To put that pledge to quality student outcomes into practice, the contract includes a commitment to specific standards that apply to all parts of the district. Standards for Effective Instruction, Standards for Effective Schools, Standards for Effective District Support for Schools, Standards for Student Performance and Standards for Family Involvement. These standards exist to provide direction as well as a basis for accountability.
Accountability is based on a continuum. Those achieving success are to be rewarded. Those needing to improve are to be supported and are expected to accept and use it to achieve. For those refusing support or who are unwilling or unable to improve there is to be intervention. If all of those efforts fail to lead to quality results, provisions exist to terminate and start over. Specifically, failing schools can be re-started with new direction, leadership, and/or new staff. Similarly, failing staff can be terminated, even if they have tenure.
In the years that I was superintendent, with Louise Sundin leading the Minneapolis Federation of Teachers and Ann Kaari as chair of the school board, we put these provisions in place and we used them. For what I think is one of the only times in state history, we closed a non-performing school and restarted it. Likewise, we engaged our teachers and administrators in the contract’s Professional Development Process that focused on teachers getting peer support and feedback to improve their effectiveness. In a five-year period, 300 teachers were recommended by their peers for intensive support and 70 of them ultimately either resigned or were terminated. Together, we made these provisions come to life and give meaning to our joint commitment to quality education.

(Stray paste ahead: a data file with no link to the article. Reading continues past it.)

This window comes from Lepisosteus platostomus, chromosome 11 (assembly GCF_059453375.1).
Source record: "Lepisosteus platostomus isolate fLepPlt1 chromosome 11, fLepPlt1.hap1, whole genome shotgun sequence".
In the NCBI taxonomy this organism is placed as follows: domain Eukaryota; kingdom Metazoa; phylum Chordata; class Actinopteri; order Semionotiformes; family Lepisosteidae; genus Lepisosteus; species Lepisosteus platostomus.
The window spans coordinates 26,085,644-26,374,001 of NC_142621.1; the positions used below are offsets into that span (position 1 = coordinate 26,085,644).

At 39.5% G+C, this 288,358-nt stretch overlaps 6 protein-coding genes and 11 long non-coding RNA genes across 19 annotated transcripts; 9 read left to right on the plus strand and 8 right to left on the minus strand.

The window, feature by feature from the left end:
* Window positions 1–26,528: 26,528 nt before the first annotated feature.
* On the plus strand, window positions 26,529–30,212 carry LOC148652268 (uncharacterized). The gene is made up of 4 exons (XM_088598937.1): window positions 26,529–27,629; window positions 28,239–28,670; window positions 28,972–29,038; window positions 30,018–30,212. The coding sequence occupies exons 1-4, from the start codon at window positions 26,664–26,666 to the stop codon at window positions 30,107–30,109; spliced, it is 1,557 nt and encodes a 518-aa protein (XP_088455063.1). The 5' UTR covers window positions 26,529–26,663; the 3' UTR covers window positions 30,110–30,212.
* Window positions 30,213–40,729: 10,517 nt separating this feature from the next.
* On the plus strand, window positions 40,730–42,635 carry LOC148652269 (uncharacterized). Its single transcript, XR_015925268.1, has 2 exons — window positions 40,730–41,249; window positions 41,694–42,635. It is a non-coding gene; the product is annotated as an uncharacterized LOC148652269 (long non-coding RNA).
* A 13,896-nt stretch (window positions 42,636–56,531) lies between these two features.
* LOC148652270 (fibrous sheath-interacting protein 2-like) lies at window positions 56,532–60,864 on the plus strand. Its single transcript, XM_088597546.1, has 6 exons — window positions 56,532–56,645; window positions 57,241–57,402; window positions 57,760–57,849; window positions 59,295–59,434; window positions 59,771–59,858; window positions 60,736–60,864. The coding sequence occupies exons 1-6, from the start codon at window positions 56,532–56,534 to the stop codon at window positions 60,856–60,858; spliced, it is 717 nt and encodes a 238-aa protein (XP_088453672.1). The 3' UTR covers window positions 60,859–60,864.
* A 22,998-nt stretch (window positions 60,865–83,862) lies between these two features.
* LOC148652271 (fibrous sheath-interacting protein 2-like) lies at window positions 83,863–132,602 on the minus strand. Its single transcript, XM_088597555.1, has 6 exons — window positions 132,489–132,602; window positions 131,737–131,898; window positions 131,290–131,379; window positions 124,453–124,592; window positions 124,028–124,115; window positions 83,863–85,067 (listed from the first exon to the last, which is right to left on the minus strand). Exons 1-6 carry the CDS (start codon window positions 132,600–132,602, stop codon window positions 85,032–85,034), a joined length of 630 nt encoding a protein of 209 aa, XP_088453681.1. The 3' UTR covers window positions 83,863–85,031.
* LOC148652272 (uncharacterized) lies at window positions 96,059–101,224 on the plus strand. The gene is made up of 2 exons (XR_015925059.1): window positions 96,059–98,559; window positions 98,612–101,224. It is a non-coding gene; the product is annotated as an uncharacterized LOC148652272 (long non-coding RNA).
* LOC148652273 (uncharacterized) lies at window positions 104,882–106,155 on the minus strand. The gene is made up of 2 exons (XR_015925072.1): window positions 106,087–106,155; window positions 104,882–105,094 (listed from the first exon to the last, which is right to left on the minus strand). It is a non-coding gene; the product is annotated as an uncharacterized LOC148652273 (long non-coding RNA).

All of these provisions exist today. All have been shown to be effective tools for delivering quality education to all students. They are embedded in the Minneapolis Teachers Contract because Sundin wisely told me that if we put them there, they would stay. She was right. They are still there and should be the real basis for the district’s next strategic plan (as opposed to only rearranging attendance boundaries) or the governor’s next legislative initiative. But whether they are used or not will be up to people – to teachers, administrators, school boards, union leaders, parents and community leaders. Whether it is a constitution, law or contract it will be up to people to make quality learning a reality. A fourth–grader once told me, “A leader is someone who goes out and changes things to make things better.” She was right.
Peter Hutchinson is a former superintendent of the Minneapolis Public Schools.